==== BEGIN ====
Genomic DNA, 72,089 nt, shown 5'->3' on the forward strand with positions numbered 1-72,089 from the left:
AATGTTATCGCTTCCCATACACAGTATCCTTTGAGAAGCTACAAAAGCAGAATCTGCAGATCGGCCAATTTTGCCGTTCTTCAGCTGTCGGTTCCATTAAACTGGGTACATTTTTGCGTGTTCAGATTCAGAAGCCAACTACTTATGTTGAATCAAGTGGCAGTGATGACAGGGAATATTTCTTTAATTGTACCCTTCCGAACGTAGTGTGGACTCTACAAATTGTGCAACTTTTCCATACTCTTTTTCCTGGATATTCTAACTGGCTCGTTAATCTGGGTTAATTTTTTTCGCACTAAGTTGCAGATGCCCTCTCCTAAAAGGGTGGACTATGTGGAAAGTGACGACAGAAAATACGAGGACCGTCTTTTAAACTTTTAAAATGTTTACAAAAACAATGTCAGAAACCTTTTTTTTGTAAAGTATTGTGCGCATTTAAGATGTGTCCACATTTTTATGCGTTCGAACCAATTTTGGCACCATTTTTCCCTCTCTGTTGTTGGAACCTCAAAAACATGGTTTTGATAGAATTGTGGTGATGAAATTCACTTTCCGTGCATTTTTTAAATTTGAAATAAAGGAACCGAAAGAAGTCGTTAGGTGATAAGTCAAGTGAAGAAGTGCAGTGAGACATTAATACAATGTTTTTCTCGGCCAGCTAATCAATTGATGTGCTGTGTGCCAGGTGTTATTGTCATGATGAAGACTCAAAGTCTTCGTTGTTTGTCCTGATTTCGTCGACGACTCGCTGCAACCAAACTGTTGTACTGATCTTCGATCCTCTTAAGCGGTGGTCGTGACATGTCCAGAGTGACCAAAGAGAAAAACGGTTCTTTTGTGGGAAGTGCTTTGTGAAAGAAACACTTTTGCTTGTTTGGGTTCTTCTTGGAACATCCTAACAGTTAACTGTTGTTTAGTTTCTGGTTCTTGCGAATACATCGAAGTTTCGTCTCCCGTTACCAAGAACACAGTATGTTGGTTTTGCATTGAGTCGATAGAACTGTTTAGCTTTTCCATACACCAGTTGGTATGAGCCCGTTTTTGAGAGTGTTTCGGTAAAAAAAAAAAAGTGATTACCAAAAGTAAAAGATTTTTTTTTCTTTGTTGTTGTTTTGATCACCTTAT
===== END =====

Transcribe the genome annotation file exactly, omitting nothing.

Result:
Genomic DNA, 72,089 nt, shown 5'->3' on the forward strand with positions numbered 1-72,089 from the left:
AATGTTATCGCTTCCCATACACAGTATCCTTTGAGAAGCTACAAAAGCAGAATCTGCAGATCGGCCAATTTTGCCGTTCTTCAGCTGTCGGTTCCATTAAACTGGGTACATTTTTGCGTGTTCAGATTCAGAAGCCAACTACTTATGTTGAATCAAGTGGCAGTGATGACAGGGAATATTTCTTTAATTGTACCCTTCCGAACGTAGTGTGGACTCTACAAATTGTGCAACTTTTCCATACTCTTTTTCCTGGATATTCTAACTGGCTCGTTAATCTGGGTTAATTTTTTTCGCACTAAGTTGCAGATGCCCTCTCCTAAAAGGGTGGACTATGTGGAAAGTGACGACAGAAAATACGAGGACCGTCTTTTAAACTTTTAAAATGTTTACAAAAACAATGTCAGAAACCTTTTTTTTGTAAAGTATTGTGCGCATTTAAGATGTGTCCACATTTTTATGCGTTCGAACCAATTTTGGCACCATTTTTCCCTCTCTGTTGTTGGAACCTCAAAAACATGGTTTTGATAGAATTGTGGTGATGAAATTCACTTTCCGTGCATTTTTTAAATTTGAAATAAAGGAACCGAAAGAAGTCGTTAGGTGATAAGTCAAGTGAAGAAGTGCAGTGAGACATTAATACAATGTTTTTCTCGGCCAGCTAATCAATTGATGTGCTGTGTGCCAGGTGTTATTGTCATGATGAAGACTCAAAGTCTTCGTTGTTTGTCCTGATTTCGTCGACGACTCGCTGCAACCAAACTGTTGTACTGATCTTCGATCCTCTTAAGCGGTGGTCGTGACATGTCCAGAGTGACCAAAGAGAAAAACGGTTCTTTTGTGGGAAGTGCTTTGTGAAAGAAACACTTTTGCTTGTTTGGGTTCTTCTTGGAACATCCTAACAGTTAACTGTTGTTTAGTTTCTGGTTCTTGCGAATACATCGAAGTTTCGTCTCCCGTTACCAAGAACACAGTATGTTGGTTTTGCATTGAGTCGATAGAACTGTTTAGCTTTTCCATACACCAGTTGGTATGAGCCCGTTTTTGAGAGTGTTTCGGTAAAAAAAAAAAAGTGATTACCAAAAGTAAAAGATTTTTTTTTCTTTGTTGTTGTTTTGATCACCTTAT